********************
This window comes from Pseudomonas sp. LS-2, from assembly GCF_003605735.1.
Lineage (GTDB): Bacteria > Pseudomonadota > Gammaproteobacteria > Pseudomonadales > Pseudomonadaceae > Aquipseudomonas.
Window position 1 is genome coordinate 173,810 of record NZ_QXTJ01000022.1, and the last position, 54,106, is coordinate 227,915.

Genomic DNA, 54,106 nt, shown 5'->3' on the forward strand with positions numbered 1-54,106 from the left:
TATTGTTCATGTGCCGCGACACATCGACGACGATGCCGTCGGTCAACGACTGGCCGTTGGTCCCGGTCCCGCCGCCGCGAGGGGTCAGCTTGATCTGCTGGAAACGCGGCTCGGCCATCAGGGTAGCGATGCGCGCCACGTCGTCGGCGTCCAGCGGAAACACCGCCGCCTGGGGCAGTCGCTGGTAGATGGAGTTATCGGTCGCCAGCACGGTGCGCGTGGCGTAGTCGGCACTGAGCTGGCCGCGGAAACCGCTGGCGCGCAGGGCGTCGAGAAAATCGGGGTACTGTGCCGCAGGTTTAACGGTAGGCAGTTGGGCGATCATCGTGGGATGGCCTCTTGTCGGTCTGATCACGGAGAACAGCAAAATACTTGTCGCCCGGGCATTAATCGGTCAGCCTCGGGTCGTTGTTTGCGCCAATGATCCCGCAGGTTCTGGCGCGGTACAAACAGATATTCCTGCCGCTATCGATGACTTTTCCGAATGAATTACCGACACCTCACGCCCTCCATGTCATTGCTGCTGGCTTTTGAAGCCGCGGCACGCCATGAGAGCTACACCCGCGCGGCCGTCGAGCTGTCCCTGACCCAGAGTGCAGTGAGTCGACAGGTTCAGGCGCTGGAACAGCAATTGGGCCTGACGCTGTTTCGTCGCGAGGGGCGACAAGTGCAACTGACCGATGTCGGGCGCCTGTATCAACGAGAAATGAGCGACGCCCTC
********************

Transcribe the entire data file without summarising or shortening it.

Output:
This window comes from Pseudomonas sp. LS-2, from assembly GCF_003605735.1.
Lineage (GTDB): Bacteria > Pseudomonadota > Gammaproteobacteria > Pseudomonadales > Pseudomonadaceae > Aquipseudomonas.
Window position 1 is genome coordinate 173,810 of record NZ_QXTJ01000022.1, and the last position, 54,106, is coordinate 227,915.

Genomic DNA, 54,106 nt, shown 5'->3' on the forward strand with positions numbered 1-54,106 from the left:
TATTGTTCATGTGCCGCGACACATCGACGACGATGCCGTCGGTCAACGACTGGCCGTTGGTCCCGGTCCCGCCGCCGCGAGGGGTCAGCTTGATCTGCTGGAAACGCGGCTCGGCCATCAGGGTAGCGATGCGCGCCACGTCGTCGGCGTCCAGCGGAAACACCGCCGCCTGGGGCAGTCGCTGGTAGATGGAGTTATCGGTCGCCAGCACGGTGCGCGTGGCGTAGTCGGCACTGAGCTGGCCGCGGAAACCGCTGGCGCGCAGGGCGTCGAGAAAATCGGGGTACTGTGCCGCAGGTTTAACGGTAGGCAGTTGGGCGATCATCGTGGGATGGCCTCTTGTCGGTCTGATCACGGAGAACAGCAAAATACTTGTCGCCCGGGCATTAATCGGTCAGCCTCGGGTCGTTGTTTGCGCCAATGATCCCGCAGGTTCTGGCGCGGTACAAACAGATATTCCTGCCGCTATCGATGACTTTTCCGAATGAATTACCGACACCTCACGCCCTCCATGTCATTGCTGCTGGCTTTTGAAGCCGCGGCACGCCATGAGAGCTACACCCGCGCGGCCGTCGAGCTGTCCCTGACCCAGAGTGCAGTGAGTCGACAGGTTCAGGCGCTGGAACAGCAATTGGGCCTGACGCTGTTTCGTCGCGAGGGGCGACAAGTGCAACTGACCGATGTCGGGCGCCTGTATCAACGAGAAATGAGCGACGCCCTC